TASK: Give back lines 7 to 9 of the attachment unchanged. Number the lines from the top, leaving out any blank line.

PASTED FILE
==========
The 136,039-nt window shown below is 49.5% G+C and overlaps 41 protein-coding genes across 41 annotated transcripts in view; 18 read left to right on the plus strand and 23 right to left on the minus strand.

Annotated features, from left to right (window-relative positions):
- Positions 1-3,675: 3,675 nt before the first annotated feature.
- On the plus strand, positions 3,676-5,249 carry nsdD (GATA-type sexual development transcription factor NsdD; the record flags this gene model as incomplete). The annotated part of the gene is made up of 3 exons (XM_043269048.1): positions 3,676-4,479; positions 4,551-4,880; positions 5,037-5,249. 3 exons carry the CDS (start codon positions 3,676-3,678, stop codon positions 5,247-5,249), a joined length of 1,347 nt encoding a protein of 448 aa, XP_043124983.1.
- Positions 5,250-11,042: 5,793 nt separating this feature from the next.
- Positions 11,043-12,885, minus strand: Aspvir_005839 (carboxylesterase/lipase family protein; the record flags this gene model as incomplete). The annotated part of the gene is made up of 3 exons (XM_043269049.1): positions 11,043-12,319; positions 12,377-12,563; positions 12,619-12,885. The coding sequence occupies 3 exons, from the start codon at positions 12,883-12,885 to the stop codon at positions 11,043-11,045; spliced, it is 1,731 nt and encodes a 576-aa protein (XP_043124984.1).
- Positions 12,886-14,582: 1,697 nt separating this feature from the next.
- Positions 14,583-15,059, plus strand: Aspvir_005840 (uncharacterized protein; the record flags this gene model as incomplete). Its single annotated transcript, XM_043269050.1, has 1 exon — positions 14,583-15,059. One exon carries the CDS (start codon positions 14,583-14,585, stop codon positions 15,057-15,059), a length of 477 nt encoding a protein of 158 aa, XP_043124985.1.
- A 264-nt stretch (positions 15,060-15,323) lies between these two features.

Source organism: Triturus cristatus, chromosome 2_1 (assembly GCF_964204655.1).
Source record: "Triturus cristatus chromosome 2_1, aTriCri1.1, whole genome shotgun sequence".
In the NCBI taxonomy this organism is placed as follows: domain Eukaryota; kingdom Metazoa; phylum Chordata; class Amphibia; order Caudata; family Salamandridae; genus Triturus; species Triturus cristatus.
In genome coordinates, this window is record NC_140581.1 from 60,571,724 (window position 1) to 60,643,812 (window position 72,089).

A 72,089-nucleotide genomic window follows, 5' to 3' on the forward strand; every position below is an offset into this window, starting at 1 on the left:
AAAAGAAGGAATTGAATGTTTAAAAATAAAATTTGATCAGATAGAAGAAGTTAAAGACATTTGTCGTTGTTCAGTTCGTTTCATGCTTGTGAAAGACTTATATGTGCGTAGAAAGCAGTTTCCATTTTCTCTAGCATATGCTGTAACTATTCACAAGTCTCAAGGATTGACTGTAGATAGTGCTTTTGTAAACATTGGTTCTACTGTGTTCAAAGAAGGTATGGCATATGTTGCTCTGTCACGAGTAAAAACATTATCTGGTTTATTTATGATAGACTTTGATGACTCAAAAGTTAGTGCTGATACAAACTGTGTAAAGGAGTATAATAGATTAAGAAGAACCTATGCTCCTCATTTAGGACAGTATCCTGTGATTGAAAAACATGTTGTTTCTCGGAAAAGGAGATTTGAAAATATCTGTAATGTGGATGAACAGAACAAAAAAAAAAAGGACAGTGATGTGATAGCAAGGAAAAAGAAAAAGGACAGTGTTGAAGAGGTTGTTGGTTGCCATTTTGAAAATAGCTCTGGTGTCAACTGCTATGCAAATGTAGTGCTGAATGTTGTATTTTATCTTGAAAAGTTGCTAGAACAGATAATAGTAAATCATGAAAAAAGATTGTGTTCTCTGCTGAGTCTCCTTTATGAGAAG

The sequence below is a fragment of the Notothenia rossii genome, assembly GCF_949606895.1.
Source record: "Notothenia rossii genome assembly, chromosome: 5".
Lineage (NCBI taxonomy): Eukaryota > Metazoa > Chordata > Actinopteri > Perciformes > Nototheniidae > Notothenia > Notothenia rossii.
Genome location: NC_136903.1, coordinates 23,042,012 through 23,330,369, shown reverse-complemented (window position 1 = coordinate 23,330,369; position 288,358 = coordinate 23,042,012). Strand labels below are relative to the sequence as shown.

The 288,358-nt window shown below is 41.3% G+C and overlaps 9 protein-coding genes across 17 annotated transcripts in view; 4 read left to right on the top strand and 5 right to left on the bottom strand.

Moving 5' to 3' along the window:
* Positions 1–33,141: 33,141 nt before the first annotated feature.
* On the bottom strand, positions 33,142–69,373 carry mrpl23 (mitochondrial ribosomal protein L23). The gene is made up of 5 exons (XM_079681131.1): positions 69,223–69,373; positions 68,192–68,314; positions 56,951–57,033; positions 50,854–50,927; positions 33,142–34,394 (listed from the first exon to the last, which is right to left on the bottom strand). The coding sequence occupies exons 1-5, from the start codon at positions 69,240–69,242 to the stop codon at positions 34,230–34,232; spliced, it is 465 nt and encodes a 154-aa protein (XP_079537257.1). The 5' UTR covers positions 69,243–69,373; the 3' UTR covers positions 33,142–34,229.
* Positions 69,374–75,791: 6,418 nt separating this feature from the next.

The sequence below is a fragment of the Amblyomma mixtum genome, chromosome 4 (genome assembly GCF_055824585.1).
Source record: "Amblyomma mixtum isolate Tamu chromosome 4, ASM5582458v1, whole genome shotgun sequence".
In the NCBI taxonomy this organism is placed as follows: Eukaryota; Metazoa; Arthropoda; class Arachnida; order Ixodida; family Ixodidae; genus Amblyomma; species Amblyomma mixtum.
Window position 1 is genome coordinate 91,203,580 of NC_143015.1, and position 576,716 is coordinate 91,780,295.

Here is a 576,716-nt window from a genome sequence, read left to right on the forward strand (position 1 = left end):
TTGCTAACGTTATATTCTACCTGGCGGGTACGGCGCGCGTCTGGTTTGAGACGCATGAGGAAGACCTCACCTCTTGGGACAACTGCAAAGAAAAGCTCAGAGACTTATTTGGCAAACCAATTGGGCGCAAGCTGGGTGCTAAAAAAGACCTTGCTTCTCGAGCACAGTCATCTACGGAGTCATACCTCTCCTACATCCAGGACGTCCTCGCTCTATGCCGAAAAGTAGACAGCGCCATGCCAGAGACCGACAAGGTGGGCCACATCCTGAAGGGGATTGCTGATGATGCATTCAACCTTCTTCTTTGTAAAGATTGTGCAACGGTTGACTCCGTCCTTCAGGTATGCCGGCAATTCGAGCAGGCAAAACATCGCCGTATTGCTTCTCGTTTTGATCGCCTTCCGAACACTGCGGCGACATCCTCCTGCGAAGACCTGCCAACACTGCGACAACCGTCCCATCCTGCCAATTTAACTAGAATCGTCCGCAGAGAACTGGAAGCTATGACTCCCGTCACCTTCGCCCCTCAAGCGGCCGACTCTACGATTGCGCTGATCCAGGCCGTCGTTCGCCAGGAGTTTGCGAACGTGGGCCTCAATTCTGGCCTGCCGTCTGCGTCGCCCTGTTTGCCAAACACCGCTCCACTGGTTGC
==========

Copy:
- Positions 12,886-14,582: 1,697 nt separating this feature from the next.
- Positions 14,583-15,059, plus strand: Aspvir_005840 (uncharacterized protein; the record flags this gene model as incomplete). Its single annotated transcript, XM_043269050.1, has 1 exon — positions 14,583-15,059. One exon carries the CDS (start codon positions 14,583-14,585, stop codon positions 15,057-15,059), a length of 477 nt encoding a protein of 158 aa, XP_043124985.1.
- A 264-nt stretch (positions 15,060-15,323) lies between these two features.